things that do not make you a man:
- genital configuration
things that do make you a man:
- inability to slay the witch-king of angmar
Almost snorted milk out of my nose.
4.5% of the men in the United States is an incredibly high number – that translates into over six million men.
If you added up every US citizen who was officially unemployed or looking for work in 2001, that would be less than the total number of rapists.
If you added up every US citizen who is Jewish, that would still be less than the total number of rapists.
If you added up every teenage boy who had any sort of job – an afterschool job, a summer job, working full-time after dropping out, including all of those – you’d still have over a million fewer people then the total number of rapists.
There are twice as many rapists in the USA as there are single mothers.
For every drunk driver who is in a fatal accident this year, there are over 500 rapists.
If you take every doctor and nurse in the United States; and you added them to every librarian, every cashier, every cop, every postal clerk, and every bank teller in the whole country; you still wouldn’t have as many people as the number of rapists in the United States.
(Think of that a second – think of how often, in your daily life, you’ve seen cops and cashiers and all those other folks. Odds are, you’ve run into rapists more often than that).
To paraphrase Tim Wise: In short, “only” 4.5% of the male population is a lot of people, so that even by the most optimistic assessment of how many men are rapists, there are literally millions out there who not only would but have raped a woman. When combined with those who are less vicious – those who haven’t raped, but would be willing to in the right circumstances, and those who would make excuses for why other men rape, it becomes clear just how real a widespread a problem rape and rape-supportive attitudes are among men today.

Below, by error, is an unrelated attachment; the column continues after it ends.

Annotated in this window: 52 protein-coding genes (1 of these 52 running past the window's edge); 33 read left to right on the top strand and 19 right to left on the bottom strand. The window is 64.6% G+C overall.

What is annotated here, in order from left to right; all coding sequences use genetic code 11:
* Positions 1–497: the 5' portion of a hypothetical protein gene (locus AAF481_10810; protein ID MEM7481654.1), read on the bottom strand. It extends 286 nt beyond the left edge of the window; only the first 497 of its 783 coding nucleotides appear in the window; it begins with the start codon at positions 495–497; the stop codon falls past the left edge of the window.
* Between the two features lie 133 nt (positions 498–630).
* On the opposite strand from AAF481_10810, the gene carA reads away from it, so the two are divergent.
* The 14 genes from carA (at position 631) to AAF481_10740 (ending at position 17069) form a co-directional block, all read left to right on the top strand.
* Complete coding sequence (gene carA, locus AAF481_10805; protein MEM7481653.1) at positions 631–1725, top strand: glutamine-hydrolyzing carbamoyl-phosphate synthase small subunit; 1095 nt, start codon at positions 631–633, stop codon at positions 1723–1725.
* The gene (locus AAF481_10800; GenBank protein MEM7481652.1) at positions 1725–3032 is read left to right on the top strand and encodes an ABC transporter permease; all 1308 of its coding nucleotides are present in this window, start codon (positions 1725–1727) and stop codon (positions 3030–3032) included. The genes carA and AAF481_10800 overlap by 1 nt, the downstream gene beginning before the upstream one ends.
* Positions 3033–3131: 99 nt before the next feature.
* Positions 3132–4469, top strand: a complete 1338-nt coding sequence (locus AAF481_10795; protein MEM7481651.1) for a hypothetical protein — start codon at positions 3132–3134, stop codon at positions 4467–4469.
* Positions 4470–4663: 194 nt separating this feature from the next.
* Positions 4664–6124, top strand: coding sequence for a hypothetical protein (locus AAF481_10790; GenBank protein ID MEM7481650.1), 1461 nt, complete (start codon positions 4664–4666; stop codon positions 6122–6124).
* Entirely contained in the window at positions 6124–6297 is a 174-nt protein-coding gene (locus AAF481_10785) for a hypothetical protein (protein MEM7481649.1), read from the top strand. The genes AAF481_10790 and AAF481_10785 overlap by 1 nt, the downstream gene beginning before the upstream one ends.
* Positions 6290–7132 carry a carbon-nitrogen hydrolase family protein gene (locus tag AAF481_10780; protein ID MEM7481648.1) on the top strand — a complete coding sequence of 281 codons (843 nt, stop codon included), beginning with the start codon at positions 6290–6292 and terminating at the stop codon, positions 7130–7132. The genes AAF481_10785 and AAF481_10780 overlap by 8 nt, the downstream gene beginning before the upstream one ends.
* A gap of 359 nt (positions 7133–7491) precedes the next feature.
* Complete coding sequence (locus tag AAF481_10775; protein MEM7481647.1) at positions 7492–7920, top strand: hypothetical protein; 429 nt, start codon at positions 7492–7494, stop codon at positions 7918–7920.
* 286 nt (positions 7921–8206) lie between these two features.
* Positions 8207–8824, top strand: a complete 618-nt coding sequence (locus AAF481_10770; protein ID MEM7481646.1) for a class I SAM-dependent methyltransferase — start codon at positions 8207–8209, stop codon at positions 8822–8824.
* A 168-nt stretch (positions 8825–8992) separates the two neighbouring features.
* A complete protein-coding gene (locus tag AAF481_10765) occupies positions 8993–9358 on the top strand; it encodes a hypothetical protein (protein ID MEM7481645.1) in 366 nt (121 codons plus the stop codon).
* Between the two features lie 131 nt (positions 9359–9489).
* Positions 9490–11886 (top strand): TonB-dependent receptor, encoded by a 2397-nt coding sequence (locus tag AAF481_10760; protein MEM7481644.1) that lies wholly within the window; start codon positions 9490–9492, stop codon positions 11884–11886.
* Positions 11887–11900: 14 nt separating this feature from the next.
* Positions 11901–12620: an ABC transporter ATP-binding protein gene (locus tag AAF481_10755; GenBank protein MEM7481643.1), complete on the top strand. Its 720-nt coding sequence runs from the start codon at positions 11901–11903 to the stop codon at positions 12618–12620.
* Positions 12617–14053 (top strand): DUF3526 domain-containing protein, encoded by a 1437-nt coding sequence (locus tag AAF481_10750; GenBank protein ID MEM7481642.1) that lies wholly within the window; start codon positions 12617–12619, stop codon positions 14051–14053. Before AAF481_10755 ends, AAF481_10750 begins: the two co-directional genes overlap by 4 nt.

And there are women who support rapists, who make excuses for them, who blame their victims. There are female rapists as well, child sexual abusers, prisoners, and the rare f-to-m rapist. Ours is a culture that tolerates sexual violence. It excuses it, it looks away, it throws offenders in prison and considers the problem solved. We never try to cure our culture.
I would urge writers to think about rape culture when they write about sexual attraction. I’m not talking about never having rape in your books, or never having morally questionable characters. I’m thinking about how often you characterise attraction (especially men’s attraction for women, but also more generally) in terms of domination, force, whether she would would resist or complain or ‘squeal’, how the objects of attraction are presented (i.e. as objects?), and how ubiquitous such attitudes are.
That one follower that reblogs everything you post but never talks to you
Want a good return on your movie investments? Make sure they pass the Bechdel Test on women’s roles.
Alyssa does good again! Now, if only the idiots in the big studios would get the point … Seriously, what does it take?
aw shit get it wednesday
HA! I almost forgot to reblog this today
Every Wednesday from now on.
Its wednesday yo
this never comes on my dash at the right time anymore :( i think i went two weeks without it and now i’m reblogging it on a thursday
GOD DAMN YES FINALLY BLOGGED IT ON A WEDNESDAY
My brain is, like, a level 20 Confidence Destroyer. With, like, a bajillion points in Spot Weakness. And kitted out in enchanted armour of Sneak Attack.
Q: Have you had any major celebrities come up to you and tell you they’re a fan of the show?
I love all of them.